This guest opinion column by Kevin Kelly, executive director of the Dayton International Peace Museum, appeared on the Ideas and Voices page of the Dayton Daily News on Wednesday, Nov. 4. 

After an extremely polarized election, some may be asking, can we heal and reunite as Americans?

We’ve been here before.

During the 19th century’s Gilded Age, America saw a deep political divide, economic inequality, and stark individualism. Corporations and politicians often worked together to evade ethical and financial responsibilities to both immigrant workers and working-class Americans. Explore OUR VIEW: There is no ‘us’ against ‘them

It was common for children to work in factories and mines, women couldn’t vote or hold office, scandals and corruption were prevalent, and It seemed the social fabric of a nation was being pulled apart.

Today, many are reminded such divisions still exist: systemic racism in education, policing, housing, and healthcare as the pandemic rages and most affects people of color.

Women are still not treated as equals to men.

Campaign buttons featuring Teddy Roosevelt from various campaigns are part of a collection of presidential memorabilia owned by Steve Davis of Dayton. LISA POWELL / STAFF

Now we have choices to make on what comes next for us individually and as a society. Many of the Gilded Age problems ended when Americans embraced the benefits of a direct democracy, made reforms to the social and economic injustices of the time, and sought “association” over “individualism.”

President Teddy Roosevelt, a Republican, advocated for more regulation, breaking up trusts, a women’s right to vote, protecting the environment, and promoting social welfare. He earned a Nobel Peace Prize for brokering peace in Asia. Explore ROBINSON: Will havoc, unrest or the real American spirit win this election?

Post-election, most Americans just want a return of calm, and we can be the peace builders in our own neighborhoods. If our candidates win, it’s tempting to leave yard signs up and gloat.

Could we not instead, pull the signs up and move on? Can we accept that despite our difference we are still neighbors? That our communities need us more than ever to work together?

Many nonprofits and charities have struggled this past year. We can become peace builders by looking for ways to make a positive difference in helping others. This pandemic will pass one day and we’ll be better for it if we all work together, even if we are physically apart a while longer.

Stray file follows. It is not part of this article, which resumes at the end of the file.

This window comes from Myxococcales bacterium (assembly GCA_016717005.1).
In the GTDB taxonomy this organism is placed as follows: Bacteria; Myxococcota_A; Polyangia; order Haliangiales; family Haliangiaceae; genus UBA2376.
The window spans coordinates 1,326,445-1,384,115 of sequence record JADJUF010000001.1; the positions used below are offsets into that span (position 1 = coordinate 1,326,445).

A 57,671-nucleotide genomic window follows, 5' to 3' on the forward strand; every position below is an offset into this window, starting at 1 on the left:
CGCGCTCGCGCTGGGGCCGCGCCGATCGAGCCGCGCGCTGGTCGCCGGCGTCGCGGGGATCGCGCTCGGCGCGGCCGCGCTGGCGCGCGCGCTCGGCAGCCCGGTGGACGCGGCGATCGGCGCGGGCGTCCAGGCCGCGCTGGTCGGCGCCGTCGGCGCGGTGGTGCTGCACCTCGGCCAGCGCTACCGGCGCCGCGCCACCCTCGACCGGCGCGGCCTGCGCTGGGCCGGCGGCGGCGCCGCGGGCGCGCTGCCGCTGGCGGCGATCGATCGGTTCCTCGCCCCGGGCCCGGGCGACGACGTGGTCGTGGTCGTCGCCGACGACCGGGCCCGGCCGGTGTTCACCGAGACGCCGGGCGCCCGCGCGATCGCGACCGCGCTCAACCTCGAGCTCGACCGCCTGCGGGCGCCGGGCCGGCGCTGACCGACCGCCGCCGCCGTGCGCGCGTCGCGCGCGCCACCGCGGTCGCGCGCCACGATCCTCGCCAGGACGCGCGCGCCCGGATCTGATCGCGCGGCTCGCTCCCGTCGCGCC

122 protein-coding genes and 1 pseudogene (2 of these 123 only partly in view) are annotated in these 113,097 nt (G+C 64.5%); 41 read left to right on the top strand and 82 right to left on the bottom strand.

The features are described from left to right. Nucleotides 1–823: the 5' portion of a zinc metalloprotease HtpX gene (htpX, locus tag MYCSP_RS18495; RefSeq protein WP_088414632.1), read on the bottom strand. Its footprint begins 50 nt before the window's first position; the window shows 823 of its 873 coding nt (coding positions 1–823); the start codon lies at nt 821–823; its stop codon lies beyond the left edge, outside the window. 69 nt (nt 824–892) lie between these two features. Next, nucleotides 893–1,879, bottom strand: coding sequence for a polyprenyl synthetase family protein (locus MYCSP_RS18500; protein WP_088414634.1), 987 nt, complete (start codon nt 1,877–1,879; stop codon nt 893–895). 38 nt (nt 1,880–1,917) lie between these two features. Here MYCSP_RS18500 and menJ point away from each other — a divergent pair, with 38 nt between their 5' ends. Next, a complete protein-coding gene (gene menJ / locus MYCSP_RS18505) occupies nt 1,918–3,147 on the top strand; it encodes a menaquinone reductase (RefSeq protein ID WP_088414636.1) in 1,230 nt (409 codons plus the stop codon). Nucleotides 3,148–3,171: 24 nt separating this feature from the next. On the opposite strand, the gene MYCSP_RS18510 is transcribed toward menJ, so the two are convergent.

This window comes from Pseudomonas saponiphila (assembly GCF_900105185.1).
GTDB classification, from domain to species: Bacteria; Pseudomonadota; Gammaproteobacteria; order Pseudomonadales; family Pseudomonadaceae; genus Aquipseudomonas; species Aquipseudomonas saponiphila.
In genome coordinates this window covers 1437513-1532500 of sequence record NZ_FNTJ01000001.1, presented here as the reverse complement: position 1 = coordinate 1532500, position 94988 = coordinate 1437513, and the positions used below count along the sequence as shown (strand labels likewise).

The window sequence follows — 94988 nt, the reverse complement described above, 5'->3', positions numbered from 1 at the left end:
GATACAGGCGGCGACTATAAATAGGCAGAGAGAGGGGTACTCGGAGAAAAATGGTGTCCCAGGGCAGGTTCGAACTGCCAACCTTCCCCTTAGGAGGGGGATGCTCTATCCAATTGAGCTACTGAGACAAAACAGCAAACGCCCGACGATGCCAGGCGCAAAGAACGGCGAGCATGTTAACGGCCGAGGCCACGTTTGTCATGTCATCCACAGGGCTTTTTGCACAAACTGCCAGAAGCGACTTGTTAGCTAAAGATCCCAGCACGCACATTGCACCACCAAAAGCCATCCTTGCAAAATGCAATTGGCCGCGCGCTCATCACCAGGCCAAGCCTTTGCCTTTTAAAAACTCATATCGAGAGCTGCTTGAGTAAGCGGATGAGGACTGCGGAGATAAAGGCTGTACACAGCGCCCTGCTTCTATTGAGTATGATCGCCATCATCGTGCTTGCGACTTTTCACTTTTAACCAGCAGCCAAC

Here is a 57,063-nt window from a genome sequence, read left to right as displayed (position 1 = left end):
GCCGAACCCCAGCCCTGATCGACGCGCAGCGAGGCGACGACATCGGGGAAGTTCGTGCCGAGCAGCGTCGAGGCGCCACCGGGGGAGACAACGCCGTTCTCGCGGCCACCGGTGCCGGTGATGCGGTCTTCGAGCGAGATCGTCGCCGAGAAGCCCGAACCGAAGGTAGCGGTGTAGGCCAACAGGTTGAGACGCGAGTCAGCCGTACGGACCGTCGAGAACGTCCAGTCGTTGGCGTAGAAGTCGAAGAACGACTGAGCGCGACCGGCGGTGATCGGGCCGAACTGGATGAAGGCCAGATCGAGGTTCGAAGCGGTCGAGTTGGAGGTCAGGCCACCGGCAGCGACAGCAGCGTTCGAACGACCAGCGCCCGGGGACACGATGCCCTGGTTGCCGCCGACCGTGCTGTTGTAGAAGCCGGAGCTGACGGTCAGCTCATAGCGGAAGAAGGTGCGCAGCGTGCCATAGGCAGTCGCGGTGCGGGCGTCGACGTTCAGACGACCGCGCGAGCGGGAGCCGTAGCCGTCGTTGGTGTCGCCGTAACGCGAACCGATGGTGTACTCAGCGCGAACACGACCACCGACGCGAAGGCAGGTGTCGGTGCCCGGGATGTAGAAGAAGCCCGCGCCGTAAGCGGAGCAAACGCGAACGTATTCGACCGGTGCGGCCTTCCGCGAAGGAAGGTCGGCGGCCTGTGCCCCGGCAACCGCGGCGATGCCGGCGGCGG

Where can you share your talents?

Now we have a chance to dial back the social media rants and reach out to old friends, neighbors we need to check on, and family who we may have ignored because of differing political attitudes. Be the first to reach out. The process of building and healing begins by renewing old relationships and finding new connections. The anger of the past year almost requires us to consider new ways to live and communicate. Explore IDEAS: Populism on the menu, no matter who wins this election

Abraham Lincoln said, ” I don’t like that man, I must get to know him better.”

Let’s begin by getting to know each other better. Instead of emphasizing our disagreements, let’s find more things on which we agree. Find their humanity, among the noise and anger. Where are we we in agreement? What do they fear? What do they not understand about me?

Most people just want to be heard and appreciated.

FILE--Julia Ward Howe's 1861 portrait of President Abraham Lincoln on dispay at Washington's National Portrait Gallery. A new book, "American Characters," matches a galaxy of portraits from the gallery's collection with "literary portraits," word pictures of those people of America's past. (AP Photo/National Portrait Gallery/Julia Ward Howe) ORG XMIT: WX102 ORG XMIT: MER0704171238381410

Credit: JULIA WARD HOWE

Americans have always faced times of great crisis, confronting problems seemingly impossible to solve. We have found lasting peace after great wars, conquered incurable disease and tried to right the systemic wrongs committed during less enlightened times.

Challenges will always exist New problems will take the place of old ones, but we can never stop trying to form that more perfect union that is America.

Our children are counting on us.